by Dennis Crouch
The basic question in this ex parte appeal is whether the asserted references teach the layering of aerogels as required by the insulation materials claim pending before the USPTO. The pending APN 14/446,663 was filed in 2014, but claims a chain of priority stretching back to a 2005 provisional patent application. The basic idea here is that aerogel is a great insulator, but is fragile, so the claim requires fiber-reinforcement. The claim particularly requires two plys of fiber-reinforced aerogel — and that the fibers in the plys are interlaced with one-another.
Claim 1: A composite comprising
[a] at least one first ply of fiber-reinforced aerogel material adjacent to [b] at least one second ply of fiber-containing material,
wherein fibers from the at least one first ply of fiber-reinforced aerogel material are interlaced with fibers from the at least one second ply of fiber-containing material.
The examiner rejected the claim as obvious and that was affirmed by the PTAB. The Federal Circuit has now affirmed.
- U.S. Patent App. No. 2002/0094426 (Stepanian) taught having the two layers of fiver-reinforced aerogel, but did not teach the interlacing of fibers.
- Japanese Patent No. 2000-080549 (Sano) teaches interlacing of fibers of layers using needle-felting.
Aspen’s argument on appeal is that Stepanian does not actually teach plys as claimed but rather two masses of undifferentiated aerogel. On appeal here, Aerogel presented this as a question of law involving the definition of the term claim term “ply.” The Federal Circuit here rejected that approach — holding instead that the real question is whether the prior art discloses the plys. The difference between these two approaches is very important on appeal: Claim construction is reviewed de novo on appeal without deference to the PTO determination; Content of the prior art is reviewed for substantial evidence with major deference going to the PTO.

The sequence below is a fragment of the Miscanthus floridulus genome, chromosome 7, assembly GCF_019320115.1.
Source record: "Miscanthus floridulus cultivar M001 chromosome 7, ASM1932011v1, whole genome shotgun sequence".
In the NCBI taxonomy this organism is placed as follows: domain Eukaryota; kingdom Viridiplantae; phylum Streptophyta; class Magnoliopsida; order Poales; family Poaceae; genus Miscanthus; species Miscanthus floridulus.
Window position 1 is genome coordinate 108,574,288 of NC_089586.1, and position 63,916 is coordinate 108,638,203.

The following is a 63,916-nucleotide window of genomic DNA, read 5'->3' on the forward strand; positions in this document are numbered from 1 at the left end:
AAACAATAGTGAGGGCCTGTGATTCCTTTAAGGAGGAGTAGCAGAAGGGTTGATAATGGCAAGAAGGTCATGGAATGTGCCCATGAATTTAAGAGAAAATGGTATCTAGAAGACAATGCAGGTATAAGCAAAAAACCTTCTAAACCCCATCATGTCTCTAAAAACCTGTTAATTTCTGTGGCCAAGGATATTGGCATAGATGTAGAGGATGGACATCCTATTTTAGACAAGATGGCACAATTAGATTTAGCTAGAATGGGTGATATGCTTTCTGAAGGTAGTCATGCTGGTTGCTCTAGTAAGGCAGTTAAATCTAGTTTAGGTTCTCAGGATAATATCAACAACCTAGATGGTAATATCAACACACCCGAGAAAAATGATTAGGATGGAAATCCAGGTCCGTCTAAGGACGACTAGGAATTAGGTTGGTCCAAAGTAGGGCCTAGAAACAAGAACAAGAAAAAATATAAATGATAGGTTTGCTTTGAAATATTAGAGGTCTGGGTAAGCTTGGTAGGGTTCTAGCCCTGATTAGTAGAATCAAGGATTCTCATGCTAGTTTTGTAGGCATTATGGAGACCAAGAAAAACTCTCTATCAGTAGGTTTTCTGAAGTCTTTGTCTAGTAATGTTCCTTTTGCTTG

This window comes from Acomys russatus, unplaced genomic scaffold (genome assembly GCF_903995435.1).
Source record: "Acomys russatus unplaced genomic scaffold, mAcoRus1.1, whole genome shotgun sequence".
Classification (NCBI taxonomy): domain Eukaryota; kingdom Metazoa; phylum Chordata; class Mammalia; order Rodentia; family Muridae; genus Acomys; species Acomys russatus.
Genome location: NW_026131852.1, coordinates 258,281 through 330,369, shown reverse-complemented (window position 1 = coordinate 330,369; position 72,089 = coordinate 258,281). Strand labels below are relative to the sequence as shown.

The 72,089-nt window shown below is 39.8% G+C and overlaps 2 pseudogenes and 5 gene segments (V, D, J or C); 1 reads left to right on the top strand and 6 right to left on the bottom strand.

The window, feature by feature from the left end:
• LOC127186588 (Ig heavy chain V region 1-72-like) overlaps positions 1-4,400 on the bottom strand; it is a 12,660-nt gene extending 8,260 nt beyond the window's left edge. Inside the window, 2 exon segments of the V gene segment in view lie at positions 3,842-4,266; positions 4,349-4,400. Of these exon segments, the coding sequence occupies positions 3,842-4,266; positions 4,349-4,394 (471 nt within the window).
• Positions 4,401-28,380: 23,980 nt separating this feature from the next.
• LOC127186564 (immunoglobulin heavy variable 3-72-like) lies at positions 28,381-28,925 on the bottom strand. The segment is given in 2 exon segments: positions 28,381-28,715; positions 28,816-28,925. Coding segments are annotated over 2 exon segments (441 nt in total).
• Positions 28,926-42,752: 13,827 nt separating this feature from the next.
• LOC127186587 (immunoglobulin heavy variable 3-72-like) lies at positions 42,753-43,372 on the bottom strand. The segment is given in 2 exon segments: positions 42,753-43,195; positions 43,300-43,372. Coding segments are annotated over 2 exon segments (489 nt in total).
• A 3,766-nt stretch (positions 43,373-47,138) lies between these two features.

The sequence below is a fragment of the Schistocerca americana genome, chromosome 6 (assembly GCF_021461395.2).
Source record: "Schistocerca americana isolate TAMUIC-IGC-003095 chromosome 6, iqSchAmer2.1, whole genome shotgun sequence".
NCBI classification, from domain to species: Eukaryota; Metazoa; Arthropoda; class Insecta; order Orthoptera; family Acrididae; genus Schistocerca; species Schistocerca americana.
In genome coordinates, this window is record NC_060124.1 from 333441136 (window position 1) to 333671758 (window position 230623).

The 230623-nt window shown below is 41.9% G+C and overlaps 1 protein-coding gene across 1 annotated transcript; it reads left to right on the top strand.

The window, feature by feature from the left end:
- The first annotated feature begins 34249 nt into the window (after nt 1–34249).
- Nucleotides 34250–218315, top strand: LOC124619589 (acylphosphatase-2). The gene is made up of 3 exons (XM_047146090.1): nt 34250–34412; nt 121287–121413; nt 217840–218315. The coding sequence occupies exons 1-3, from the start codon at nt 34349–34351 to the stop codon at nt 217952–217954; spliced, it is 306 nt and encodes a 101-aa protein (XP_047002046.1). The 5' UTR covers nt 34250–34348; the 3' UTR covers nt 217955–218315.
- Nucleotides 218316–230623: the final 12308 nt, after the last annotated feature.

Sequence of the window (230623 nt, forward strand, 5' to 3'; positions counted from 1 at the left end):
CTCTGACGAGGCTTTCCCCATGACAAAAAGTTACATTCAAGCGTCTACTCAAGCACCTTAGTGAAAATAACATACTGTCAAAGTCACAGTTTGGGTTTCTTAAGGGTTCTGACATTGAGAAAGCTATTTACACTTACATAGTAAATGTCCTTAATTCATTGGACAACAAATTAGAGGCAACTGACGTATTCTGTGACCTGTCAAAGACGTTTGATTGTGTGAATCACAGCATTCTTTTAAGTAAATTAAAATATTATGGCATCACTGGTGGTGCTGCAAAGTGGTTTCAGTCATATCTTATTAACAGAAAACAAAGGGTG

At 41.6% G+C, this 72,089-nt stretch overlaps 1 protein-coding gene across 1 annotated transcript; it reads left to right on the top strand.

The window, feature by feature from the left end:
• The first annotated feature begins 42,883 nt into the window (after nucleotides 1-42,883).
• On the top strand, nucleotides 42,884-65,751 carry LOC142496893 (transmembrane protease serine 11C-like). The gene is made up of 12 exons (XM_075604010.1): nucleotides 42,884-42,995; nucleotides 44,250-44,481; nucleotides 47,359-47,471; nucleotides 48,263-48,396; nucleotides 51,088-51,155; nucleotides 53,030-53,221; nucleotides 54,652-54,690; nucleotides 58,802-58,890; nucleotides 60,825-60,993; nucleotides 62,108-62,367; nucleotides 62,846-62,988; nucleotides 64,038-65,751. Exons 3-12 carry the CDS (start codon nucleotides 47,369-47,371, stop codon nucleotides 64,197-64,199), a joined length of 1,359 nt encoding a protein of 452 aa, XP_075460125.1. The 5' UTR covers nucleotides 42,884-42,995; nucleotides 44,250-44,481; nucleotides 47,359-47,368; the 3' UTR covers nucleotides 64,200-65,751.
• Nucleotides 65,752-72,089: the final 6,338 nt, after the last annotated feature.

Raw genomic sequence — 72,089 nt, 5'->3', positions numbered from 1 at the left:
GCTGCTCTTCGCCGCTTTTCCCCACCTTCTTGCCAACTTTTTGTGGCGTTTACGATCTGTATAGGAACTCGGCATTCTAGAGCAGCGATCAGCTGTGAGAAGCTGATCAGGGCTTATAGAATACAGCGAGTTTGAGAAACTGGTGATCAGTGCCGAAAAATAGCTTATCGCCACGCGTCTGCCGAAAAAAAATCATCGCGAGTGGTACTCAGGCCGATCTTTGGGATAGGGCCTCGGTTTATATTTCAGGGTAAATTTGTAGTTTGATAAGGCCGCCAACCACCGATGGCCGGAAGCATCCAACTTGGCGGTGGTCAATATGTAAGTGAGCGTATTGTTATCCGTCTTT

[W]e determine the issue to be a factual question of whether the prior art teaches an undifferentiated mass of aerogel or teaches layers of fiber-reinforced aerogel as the Board determined. We review this issue for substantial evidence.
Slip Op. Stepanian (which I have previously discussed in PatentlyO) clearly shows layers, and particularly defines Fig 3 (below) as disclosing “a 3-layer laminate.” But, the issue is that Stepanian stacks the fibers and then pours in the areogel over the layers of fibers. The PTAB made the factual conclusion that Stepanian disclosed “plys” of fiber-aerogel, even with the pour-over approach, and the appellate panel found substantial evidence for that conclusion.
Whether layers of fibrous material are filled with aerogel and then stacked or stacked and then filled with aerogel makes no difference if the result is the same as the claimed composite here.
Note here, that Aerogel is also the owner of the Stepanian patent application (and issued patent). The problem though is that the Stepanian application was published back in 2002, more than 1-year before the priority date of the application at issue here.
If there really is a claim-construction issue here, on remand the patentee may want to amend its claims to make the proper construction exceedingly clear and then rejoin the rodeo.
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If we go back to the heart of this matter: Aergoel appealed on claim construction, the Federal Circuit says “the real issue is not claim construction but rather the content of the prior art” (paraphrase). The court then goes on to refuse to decide the claim construction issue and instead decide the case on the alternative grounds.
Truthfully, this seems wrong. The appellate court should have decided the issue raised by the appellant (claim construction) and ended the case there. I read appellant’s brief who particularly stated that no factual question is being appealed: “There is no dispute here about any relevant fact.”
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Poongs Muthukumaran, chief counsel for Aspen argued for his employer; Kakoli Caprihan argued for the PTO.